Johannes Vermeer (October 1632 December 1675) was a Dutch 17th century painter who, together with Rembrandt van Rijn and Frans Hals is one of the most famous Dutch painters of all time. His work is considered to be among the finest examples of realistic painting, especially the way he used color and the illusion of light in his work. Most of his life is Shrouded in Myth. Not much is known about his private life, let alone what he might have looked like. This only adds to the mystery of his almost inhuman perfect painting.
His work Girl with a Pearl Earring has its own page. He is furthermore best known for "The Allegory Of Painting", "The Milk Maid", "View of Delft", "Girl With Wine Glass", "The Lacemaker" and "The Love Letter".
Johannes Vermeer provides examples of:
- Alliterative Title: "Het Melkmeisje" ("The Milk Maid")
- Author Appeal: His paintings feature a lot of young women, often in front of a window.
- As the Good Book Says...: His early works have biblical themes, such as "Christ in the house of Martha and Maria" and "Diana and her Nymphs".
- Bottle Episode: The majority of his paintings show the same small rooms in his house in Delft and often feature the same people, mostly women.
- Creator Cameo: The painter on "The Art Of Painting" might be a self portrait, according to some art historians. The same has been said of the man with the blue costume and black baret on "The Procuress".
- Dead Artists Are Better: His reputation has risen considerably in the centuries after his death, far more than during his own lifetime.
- Heavy Meta: "The Art Of Painting" shows a painting of a painter making a painting.
- Improbably Female Cast: Vermeer painted mostly women, hardly any men, children, older people or animals.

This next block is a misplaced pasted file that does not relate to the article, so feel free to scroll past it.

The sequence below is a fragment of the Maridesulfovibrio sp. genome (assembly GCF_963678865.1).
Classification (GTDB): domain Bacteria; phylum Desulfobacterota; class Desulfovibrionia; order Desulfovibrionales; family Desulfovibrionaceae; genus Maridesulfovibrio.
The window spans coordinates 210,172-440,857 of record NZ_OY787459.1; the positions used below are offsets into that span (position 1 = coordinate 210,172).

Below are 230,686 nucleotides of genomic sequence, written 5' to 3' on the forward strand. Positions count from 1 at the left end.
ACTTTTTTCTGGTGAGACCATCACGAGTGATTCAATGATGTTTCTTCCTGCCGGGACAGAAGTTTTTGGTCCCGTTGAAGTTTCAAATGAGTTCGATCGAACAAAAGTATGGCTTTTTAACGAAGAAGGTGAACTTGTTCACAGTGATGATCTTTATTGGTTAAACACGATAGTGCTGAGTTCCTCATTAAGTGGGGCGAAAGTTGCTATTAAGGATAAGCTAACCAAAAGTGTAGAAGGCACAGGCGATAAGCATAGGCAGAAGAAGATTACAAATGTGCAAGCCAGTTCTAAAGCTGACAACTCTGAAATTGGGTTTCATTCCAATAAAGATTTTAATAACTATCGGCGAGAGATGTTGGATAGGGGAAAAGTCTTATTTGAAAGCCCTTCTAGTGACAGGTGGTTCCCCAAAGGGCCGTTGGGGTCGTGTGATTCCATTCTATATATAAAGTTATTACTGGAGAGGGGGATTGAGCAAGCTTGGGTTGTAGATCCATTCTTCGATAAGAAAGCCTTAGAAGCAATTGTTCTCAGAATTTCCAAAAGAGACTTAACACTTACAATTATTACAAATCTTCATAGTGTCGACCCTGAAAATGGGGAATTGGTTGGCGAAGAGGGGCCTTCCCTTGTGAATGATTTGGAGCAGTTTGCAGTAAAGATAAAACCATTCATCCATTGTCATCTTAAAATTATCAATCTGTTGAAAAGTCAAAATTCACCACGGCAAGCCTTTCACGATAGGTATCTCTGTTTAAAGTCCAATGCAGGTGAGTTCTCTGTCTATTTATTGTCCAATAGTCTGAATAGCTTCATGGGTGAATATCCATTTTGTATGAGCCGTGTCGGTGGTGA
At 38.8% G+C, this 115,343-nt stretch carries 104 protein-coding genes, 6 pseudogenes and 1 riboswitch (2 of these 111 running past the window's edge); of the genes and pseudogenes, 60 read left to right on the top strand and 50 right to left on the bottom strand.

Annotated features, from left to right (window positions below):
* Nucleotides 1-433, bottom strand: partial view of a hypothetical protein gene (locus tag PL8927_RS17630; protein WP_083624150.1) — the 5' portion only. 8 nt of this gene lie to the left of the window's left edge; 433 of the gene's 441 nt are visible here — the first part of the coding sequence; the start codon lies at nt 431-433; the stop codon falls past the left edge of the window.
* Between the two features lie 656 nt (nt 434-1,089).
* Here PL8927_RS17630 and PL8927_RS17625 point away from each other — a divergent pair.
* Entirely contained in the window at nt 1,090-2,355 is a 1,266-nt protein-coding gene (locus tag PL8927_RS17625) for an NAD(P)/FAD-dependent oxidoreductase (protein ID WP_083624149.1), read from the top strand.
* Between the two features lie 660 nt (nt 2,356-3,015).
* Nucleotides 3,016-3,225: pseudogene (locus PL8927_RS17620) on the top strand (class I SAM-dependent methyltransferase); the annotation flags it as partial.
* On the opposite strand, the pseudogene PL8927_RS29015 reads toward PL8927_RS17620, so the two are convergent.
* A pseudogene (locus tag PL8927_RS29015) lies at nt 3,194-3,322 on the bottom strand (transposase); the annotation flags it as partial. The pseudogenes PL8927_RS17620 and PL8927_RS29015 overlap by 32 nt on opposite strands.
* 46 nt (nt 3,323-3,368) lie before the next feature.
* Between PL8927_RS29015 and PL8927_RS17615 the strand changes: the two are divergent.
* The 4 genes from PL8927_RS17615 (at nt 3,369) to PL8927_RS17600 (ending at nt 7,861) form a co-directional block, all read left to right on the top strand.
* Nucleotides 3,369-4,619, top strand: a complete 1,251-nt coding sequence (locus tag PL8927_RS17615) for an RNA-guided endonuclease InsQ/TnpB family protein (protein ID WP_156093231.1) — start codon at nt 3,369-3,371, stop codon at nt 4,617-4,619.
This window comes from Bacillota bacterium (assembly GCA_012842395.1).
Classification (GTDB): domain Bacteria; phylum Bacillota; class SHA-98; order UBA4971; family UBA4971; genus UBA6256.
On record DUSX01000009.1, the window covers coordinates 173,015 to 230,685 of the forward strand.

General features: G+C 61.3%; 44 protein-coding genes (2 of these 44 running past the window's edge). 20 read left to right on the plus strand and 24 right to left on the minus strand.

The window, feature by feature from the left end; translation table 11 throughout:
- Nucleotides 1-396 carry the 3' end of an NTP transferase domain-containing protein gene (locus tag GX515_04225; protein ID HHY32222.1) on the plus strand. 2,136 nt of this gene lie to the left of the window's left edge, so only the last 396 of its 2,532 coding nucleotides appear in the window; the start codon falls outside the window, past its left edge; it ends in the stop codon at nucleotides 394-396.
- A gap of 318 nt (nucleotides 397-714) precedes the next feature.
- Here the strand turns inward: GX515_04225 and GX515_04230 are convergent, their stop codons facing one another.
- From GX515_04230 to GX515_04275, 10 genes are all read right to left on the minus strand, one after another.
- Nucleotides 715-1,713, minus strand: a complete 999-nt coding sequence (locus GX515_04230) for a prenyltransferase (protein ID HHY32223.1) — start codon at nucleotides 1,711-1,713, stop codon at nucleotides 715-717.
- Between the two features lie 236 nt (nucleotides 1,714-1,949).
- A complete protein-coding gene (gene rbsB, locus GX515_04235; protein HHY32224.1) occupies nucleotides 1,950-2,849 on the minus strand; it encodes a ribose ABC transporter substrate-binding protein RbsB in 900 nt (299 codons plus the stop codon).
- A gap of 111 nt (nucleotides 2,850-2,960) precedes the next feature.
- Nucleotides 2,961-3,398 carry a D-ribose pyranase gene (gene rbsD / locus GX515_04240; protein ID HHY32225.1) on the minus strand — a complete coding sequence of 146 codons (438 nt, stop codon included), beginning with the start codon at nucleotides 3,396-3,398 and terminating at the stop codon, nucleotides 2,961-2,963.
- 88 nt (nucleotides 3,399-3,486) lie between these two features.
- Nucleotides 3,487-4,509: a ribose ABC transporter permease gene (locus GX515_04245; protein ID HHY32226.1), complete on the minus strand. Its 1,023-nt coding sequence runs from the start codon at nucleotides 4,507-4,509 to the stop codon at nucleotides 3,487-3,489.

- Light Is Good: Vermeer is praised by artists and art fans alike for the way he uses natural light in his works. It often illuminates the women depicted in his work and makes us as the audience automatically feel sympathetic to them.
- Mundane Made Awesome: Vermeer's paintings depict everyday people in domestic settings, doing everyday things like making lace, drinking wine or pouring milk, but are done so breathtakingly realistic that they are amazing to look at.
- Person with the Clothing: "Girl with a Pearl Earring", "Girl With The Red Hat", "Woman With A Pearl Necklace".
- Real Life: His major claim to fame is the way he managed to make almost photorealistic paintings. It has been suggested that he used a camera obscura to pull this off, but even then it's fabulously impressive.
- Riddle for the Ages: Who taught Vermeer how to paint? Historians still debate the identity of Vermeer's instructor; some theorize Carel Fabritius or Abraham Bloemaert trained Vermeer. Some guessed that Vermeer maybe even taught himself how to paint.
- Scenery Porn: His "View On Delft" is renowned for its depiction of the sky and the light reflecting in the river.
- Starving Artist: Vermeer was this by the time he died. Vermeer's surviving family was left in debt, he used expensive pigments to mix his paints, he didn't sell many paintings during his life and an economic downturn in 1672 hurts his livelihood more.
Johannes Vermeer in popular culture
- Salvador Dalí was obsessed with Vermeer's work. He used the central figure of "The Allegory Of Painting" in his own surreal work "The Ghost Of Vermeer of Delft Which Can Be Used As A Painting" (1934). 
- The character Charles Swann in Marcel Proust's In Search Of Lost Time is working on an extended essay concerning Vermeer's art.
- Tracy Chevalier's novel Girl with a Pearl Earring (1999), which was made into a 2003 film Girl with a Pearl Earring starring Scarlett Johansson. Colin Firth portrays the iconic painter.
- Russel Hoban's novel The Medusa Frequency spoofs "Girl With A Pearl Earring" on the cover. This is a reference to the character Hermann Orff, who has a slight obsession with Vermeer.
- Animal Crossing: "The Milkmaid" ("Quaint Painting") and "Girl With A Pearl Earring" ("Wistful Painting") are purchasable from Crazy Redd.
- Carmen Sandiego: "The Duke of Vermeer Caper" is about the fictional theft of "Woman in Blue Reading A Letter" from the Rijksmuseum. It's explained that while Vermeer painted rather mundane subject matter, he did so with impressive attention to detail, which is why his paintings are so highly valued.